A revised poster, but people were talking about the film for the wrong reasons.

Cimino finally delivered a three hour and forty minute cut, which because of the premier deadline was the version shown – and skewered by the critics. Vincent Canby of The New York Times wrote: “Heaven’s Gate fails so completely that you might suspect that Mr. Cimino sold his soul to the Devil to obtain the success of The Deer Hunter and the Devil has come around to collect.” Roger Ebert wrote: “This is one of the ugliest films I have ever seen.”

Cimino was upset by the negative reviews and asked United Artists to immediately pull the film and allow him to re-edit it. He removed more than an hour of the running time by shortening, but not removing sequences. The film was re-released with a new marketing campaign, but the film was still a flop.

Thirty years later, Criterion Films rereleased Heaven’s Gate in Cimino’s cut, all three hours and forty minutes. Criterion had to search for the pieces cut from Cimino’s version, which did not exist anywhere. A major restoration was done to strip the original yellow tint in the release and clean up what time took away from the negative. The restoration is amazing. The green grass, blue sky and white caps look extraordinary, certainly not how the original looked. There is one interesting reoccurring visual, smoke or dust. Trains, boats, chimneys, open fires, burning houses, gunfights, dust from the wind. Besides being an interesting visual, characters literally disappear in these trails or clouds.

The film is based on the famous Johnson County War in Wyoming, a conflict between stockmen and immigrants, each trying to carve out success. The stockmen, with the blessing of the Governor and President Benjamin Harrison, hired a gang to kill 125 people. Kris Kristofferson plays the county lawman, who stands up the stockman and their hired gun, Christopher Walken. Both men are in love with the local madam, played by Isabelle Huppert. A love triangle.

“Go back where you came from,” is said in the film. Immigrants are a problem, “the only thing they are good at is making more immigrants.” This film is based in 1890. It could be made today, given the nasty views of immigrants, or at least some immigrants.

Kristofferson plays a college graduate in the prologue, a graying forty year old in the main film and an older man in the epilogue. Like Robert Redford in The Way We Were, Kristofferson has the physical looks to be able pull this off. Kristofferson was at the peak of his film career, although he continue to make films for more than 30 years.

Cimino in a taped interview says that he writes about characters. His films seem to be a suite of character stories that when connected make a film. Cimino writes long sequences about significant events involving his character. He reveals a lot about those characters and what’s important in their relationships. Cimino is about great detail, layers of information. In The Deer Hunter, the big sequences that the film hangs on, were the traditional wedding, and the first Russian roulette scene. In Heaven’s Gate, the graduation sequence and courtyard dance, and the roller skating sequences. These are long, detailed scenes, each with many, many extras, costumes, choreography, huge sets, complex lighting, and multiple cameras.

No one can argue that Cimino‘s films are visually impressive, he goes for authenticity and realism. He would spend whatever was necessary to convince the viewer that what they were seeing was real. More is not really more; it can be self-indulgent and wasteful. For me, the wedding in The Deer Hunter was excessive and slowed the story. The prologue and epilogue in Heaven’s Gate were unnecessary and added little if anything. Long processions of immigrants pushing their way along the trail could have been trimmed. Trucking an oversized train engine was expensive and a different model would have sufficed. Appealing to a fraction of a percent of the audience to be historically accurate is unnecessary. Cimino might not have trusted that he could otherwise deliver convincing scenes. I believe he could have, just like he pleased Eastwood and met his budget requirements.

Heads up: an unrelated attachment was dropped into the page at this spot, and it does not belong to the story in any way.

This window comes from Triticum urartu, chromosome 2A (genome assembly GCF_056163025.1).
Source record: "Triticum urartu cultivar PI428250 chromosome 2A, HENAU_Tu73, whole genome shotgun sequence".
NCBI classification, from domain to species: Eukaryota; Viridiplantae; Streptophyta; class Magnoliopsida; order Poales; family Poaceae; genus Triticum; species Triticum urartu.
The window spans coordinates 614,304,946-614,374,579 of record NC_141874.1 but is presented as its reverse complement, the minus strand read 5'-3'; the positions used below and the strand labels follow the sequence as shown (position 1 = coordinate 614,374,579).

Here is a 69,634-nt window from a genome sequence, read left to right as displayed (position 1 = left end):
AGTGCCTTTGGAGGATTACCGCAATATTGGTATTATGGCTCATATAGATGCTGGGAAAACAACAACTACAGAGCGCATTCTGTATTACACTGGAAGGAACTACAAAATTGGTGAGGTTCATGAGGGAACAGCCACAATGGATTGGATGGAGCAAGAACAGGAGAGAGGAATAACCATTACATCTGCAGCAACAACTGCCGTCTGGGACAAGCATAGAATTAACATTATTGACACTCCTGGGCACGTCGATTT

Part of the relaunch. A love story now.

United Artists as a company actually turned a profit for the year, even though Heaven’s Gate was a huge write-off. The company was sold to the owner of MGM, who merged it into one company. Of the principals involved with the film, the executives at United Artists left or were fired. Joann Carelli continued to pop up as on Cimino’s films and never far from Cimino’s side. She had secretly married David Mansfield, who provided the music for the film, and owned the music rights to the songs that appeared in the film. The actors and crew moved on to other projects. For Kris Kristofferson and Christopher Walken, the film was just a bump on the road.

Cimino never directed another huge film, although he did direct a few modest productions, but never had the power he previous wielded. He wrote or rewrote a few films as a screenwriter for hire, but Heaven’s Gate derailed his career.

The sad part of this saga was that United Artists, an artist-friendly company, essentially vanished after it was folded into MGM. During the 1960s and 1970s, UA was responsible for many classic films, including the James Bond franchise, a production deal with the Mirisch Corporation [Some Like It Hot (1959), The Horse Soldiers (1959), The Apartment (1960), The Magnificent Seven (1960), West Side Story (1961), Follow That Dream (1962 with Elvis Presley), The Great Escape (1963), The Pink Panther (1963), Hawaii (1966), In the Heat of the Night (1967), The Thomas Crown Affair (1968), Fiddler on the Roof (1971) and many more].

The other unfortunate result was the end of an era of daring and often personal vision filmmaking. In wrapping up the death of the auteur period, the careers of many notable directors saw reduced opportunities. Others prospered as they worked within the system under tighter studio controls and producers who carefully watched the bottom line. In prior decades, producers welded significant power as they were responsible to studios and film profitability. In the 1980s, the pendulum began to swing that direction again, in large part to massive flops like Heaven’s Gate, , At Long Last Love, Sorcerer, Moment By Moment, Sgt. Pepper’s Lonely Hearts Club Band, The Wiz, Quintet, The Island, 1941, Daisy Miller, The Message, 1900, Sextette and Meteor. The early 1980s continued the trend: Honky Tonk Freeway, Krull, Ishtar, Shanghai Surprise, One From the Heart.

I guess Heaven’s Gate is a fitting end to the decade of the 1970s, known for self-indulgence and fun at any cost. We partied and shook off the heavy ideals and tragedy of the prior decade. Cimino embraced the cultural freedom of the decade, but sought to remind us of America at its most confusing times: Vietnam and the ugliness of our quest for freedom in the Wild West.

Elton gives us a remarkable read, but I’m not sure we learn what made Michael Cimino tick.